Legia Warsaw Consider Public Stock MotoGP Viewership Decreasing Munich To Earn Additional Income From CL Top Ratings For 2nd Bundesliga On Sport1 ISL Faces Skepticism Ahead Of Kickoff Chinese Tycoon Buys Daughter Club Madrid Looks To Secure CL Semifinals Ecclestone Faces German Bribery Trial Football Must Prevent 'Financial Insanity' Blatter Again Calls For Winter World Cup
Enter amount in full numerical value, without currency symbol or commas (ex: 3000000).
Upcoming Conferences and Events
SBD Global/June 28, 2013/International Football
Spanish Football League Unveils Three-Year Plan To Reduce Debt By $1.3B
Published June 28, 2013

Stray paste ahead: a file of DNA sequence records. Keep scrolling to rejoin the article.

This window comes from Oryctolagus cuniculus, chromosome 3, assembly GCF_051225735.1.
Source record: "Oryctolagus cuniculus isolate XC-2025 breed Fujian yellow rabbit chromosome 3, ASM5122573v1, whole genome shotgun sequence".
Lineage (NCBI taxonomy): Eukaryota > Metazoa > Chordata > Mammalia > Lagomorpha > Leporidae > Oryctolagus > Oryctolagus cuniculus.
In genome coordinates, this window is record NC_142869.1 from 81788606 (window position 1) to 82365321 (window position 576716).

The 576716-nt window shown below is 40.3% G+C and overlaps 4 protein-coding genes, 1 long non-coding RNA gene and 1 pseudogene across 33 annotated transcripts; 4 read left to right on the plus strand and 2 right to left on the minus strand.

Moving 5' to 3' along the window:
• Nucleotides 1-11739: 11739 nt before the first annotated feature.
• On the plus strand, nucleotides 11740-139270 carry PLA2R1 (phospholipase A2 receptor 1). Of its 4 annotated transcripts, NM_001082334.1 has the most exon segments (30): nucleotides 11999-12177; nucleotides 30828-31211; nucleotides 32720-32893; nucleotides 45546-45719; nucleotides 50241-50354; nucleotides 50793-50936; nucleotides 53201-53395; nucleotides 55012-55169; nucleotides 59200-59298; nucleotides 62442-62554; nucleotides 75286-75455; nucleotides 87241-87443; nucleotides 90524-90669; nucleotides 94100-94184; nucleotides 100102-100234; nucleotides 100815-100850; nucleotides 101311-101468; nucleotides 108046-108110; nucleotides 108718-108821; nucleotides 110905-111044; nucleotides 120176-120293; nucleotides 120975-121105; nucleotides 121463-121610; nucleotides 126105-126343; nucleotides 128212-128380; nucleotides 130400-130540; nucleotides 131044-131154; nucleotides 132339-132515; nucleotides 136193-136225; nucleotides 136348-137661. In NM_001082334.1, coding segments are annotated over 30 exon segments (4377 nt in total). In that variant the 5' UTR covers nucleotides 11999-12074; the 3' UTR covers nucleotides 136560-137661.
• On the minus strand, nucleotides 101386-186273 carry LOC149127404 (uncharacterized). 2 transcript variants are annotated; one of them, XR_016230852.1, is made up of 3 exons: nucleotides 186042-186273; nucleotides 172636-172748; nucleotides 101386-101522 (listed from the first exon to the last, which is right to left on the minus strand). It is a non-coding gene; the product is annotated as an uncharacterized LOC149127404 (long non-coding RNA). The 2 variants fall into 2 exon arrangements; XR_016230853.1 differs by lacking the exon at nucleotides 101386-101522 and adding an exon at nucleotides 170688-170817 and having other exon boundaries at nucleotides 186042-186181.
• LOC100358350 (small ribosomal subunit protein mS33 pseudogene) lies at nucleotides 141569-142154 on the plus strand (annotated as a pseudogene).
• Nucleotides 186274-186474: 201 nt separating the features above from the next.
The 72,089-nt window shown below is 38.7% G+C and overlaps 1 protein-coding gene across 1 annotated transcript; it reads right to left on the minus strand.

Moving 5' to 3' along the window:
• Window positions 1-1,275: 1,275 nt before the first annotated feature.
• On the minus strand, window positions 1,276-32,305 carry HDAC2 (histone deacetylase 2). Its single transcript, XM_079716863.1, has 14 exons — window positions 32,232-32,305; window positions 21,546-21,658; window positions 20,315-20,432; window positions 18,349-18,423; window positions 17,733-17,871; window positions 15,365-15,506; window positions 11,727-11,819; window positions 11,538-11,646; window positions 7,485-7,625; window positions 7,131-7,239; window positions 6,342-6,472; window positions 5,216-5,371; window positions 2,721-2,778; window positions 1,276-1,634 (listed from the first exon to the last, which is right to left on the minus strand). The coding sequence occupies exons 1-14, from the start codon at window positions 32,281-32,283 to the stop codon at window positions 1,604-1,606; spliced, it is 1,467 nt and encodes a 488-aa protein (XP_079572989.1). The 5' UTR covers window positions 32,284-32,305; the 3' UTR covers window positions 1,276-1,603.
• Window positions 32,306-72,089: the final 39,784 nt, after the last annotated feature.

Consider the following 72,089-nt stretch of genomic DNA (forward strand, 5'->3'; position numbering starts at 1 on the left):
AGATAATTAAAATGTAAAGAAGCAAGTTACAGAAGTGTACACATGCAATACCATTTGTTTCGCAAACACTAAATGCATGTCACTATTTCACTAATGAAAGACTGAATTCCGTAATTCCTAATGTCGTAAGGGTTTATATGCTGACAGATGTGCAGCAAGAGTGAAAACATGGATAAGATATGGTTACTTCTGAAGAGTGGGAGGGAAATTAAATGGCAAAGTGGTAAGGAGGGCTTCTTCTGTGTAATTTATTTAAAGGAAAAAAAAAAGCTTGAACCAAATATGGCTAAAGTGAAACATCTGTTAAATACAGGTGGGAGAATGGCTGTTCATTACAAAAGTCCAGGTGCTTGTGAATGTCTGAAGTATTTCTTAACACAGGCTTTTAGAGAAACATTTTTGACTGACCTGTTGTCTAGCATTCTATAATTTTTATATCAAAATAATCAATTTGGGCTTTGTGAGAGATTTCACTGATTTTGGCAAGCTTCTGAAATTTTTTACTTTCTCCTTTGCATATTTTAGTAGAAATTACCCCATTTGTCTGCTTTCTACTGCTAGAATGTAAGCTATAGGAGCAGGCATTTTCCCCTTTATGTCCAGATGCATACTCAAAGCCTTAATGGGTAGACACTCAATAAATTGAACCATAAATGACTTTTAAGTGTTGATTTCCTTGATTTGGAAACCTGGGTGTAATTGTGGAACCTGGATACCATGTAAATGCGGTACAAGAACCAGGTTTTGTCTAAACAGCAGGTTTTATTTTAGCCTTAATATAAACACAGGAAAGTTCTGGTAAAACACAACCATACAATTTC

SPANISH MIGRATING TO U.K.: BLOOMBERG's Alex Duff noted a report by Switzerland-based CIES Football Observatory said that the number of Spaniards playing abroad in Europe’s top five leagues rose 30% to 148 last year, according to Alex Duff of BLOOMBERG. They are "fleeing the nation’s six-year economic slump in search of a regular paycheck." Spanish player Inigo Calderon said, "We have to emigrate because the clubs in Spain are a bit of a joke. When I tell my teammates Spanish teams don’t pay wages on time, they don’t believe me. It’s unthinkable in English soccer." Although the national team is world and European champion, some Spanish clubs "are struggling to stay in business." At the same time as coping with sluggish sponsorship and ticket sales, clubs "face stricter rules on debt that are forcing some to trade players to the U.K. to make up revenue shortfalls." Sports lawyer Maheta Molango said that in England’s second tier, footballers can earn as much as £20,000 ($26,000) a month -- about five times what they would get at the same level in Spain. That is if they get paid at all in Spain: in the third tier, some 240 players "filed complaints that they are owed wages from last season," according to the Madrid-based players’ union (BLOOMBERG, 6/26).